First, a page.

Do you notice the small crabs on mudflats in the mangrove forest known as fiddlers (Agukoy)?
They have colorful bodies and claws that seem to wave at us. Having eyes mounted on long stalks which enable them to see their surroundings and sensitive hairs, the slightest movement of intruders will make them immediately retreat to their burrows or cover themselves with mud or sand on the spot. They cannot swim and prefer to breathe air. At high tide, they hide in burrows which they plug with a ball of sand to trap the air inside.
The male fiddler has one huge colorful pincer that is as large as its body. It is not used for hunting food but for attracting females and for intimidating rival males. To attract females, the male waves its large pincer in a manner unique to his species – that is, with a rhythm and style. Female fiddler is attracted to the male that waves faster. But, if there is a rival male, a pincer fight will solve the issue which will lead to the amputation of the others’ pincer. But worry not, because in time, the male with the amputated pincer will be able to grow a new one. When a male fiddler succeeds in persuading the female to mate with him, they retire into his burrow where the female may remain there until the eggs hatch into free-swimming larvae. These larvae drift with the plankton until they develop and change into tiny fiddler crabs.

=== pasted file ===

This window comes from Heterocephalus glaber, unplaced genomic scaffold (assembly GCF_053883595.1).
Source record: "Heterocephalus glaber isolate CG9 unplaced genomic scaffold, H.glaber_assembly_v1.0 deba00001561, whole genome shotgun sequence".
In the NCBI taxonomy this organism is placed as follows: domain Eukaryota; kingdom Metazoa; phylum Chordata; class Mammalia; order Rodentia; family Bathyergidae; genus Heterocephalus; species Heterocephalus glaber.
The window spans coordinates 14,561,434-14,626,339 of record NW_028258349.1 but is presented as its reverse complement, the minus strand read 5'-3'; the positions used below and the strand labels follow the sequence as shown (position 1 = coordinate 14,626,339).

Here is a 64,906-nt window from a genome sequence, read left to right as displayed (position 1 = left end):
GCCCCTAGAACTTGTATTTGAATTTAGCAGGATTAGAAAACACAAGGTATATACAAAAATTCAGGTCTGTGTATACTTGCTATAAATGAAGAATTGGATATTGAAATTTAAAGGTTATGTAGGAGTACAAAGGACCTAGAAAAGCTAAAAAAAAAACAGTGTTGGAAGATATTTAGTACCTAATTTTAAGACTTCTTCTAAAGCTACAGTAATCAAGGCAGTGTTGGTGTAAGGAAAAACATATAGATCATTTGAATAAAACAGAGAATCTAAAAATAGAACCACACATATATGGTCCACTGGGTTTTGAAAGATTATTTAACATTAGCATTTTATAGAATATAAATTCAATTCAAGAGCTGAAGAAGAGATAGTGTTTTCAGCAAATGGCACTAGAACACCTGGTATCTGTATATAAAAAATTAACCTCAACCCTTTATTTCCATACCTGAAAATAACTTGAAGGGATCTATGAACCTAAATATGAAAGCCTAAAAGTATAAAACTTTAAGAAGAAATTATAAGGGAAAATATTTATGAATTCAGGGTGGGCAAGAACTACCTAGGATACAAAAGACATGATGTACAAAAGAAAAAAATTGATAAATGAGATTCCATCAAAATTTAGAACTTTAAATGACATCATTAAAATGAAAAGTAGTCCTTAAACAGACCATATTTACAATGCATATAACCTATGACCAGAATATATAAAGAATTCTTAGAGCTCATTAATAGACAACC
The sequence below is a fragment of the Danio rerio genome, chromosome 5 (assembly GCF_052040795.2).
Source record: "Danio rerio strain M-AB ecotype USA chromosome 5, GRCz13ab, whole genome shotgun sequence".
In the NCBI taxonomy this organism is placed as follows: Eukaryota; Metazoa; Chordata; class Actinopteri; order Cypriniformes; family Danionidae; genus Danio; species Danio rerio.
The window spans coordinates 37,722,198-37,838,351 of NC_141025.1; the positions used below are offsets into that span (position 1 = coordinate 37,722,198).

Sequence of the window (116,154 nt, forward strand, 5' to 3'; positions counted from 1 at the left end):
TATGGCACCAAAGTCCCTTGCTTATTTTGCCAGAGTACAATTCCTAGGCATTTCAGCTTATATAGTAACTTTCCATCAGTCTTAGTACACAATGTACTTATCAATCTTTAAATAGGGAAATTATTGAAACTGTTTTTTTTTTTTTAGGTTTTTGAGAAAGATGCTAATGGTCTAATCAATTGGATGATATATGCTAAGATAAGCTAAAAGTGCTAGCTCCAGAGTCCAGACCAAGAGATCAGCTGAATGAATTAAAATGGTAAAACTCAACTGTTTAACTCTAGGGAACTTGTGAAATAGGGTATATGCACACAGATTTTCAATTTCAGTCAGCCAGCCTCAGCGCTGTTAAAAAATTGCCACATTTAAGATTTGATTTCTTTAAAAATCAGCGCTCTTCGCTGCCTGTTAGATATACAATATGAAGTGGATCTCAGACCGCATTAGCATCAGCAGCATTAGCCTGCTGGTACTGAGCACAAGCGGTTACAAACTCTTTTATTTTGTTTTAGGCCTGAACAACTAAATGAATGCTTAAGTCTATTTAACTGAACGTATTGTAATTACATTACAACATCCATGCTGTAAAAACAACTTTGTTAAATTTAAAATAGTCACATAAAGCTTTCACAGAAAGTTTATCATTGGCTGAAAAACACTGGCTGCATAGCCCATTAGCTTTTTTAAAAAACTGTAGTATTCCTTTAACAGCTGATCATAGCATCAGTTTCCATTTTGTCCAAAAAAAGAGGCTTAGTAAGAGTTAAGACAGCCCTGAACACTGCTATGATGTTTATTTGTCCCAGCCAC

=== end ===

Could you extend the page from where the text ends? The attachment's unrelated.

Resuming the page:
Fiddler crabs play a vital role because their feeding and burrowing helps keep marshes clean and helps them to grow. They aid in the aeration of sediments circulated from the burrows they made.
Similar to other species found in mangrove areas and shores, fiddler crabs’ existence are at stake due to anthropogenic activities and pollution. Let’s avoid collecting fiddler crabs in our shores and beaches. Fiddler crabs play a significant role in maintaining the balance of our ecosystem.
Text and photos by NMP Zoology Division, National Museum of the Philippines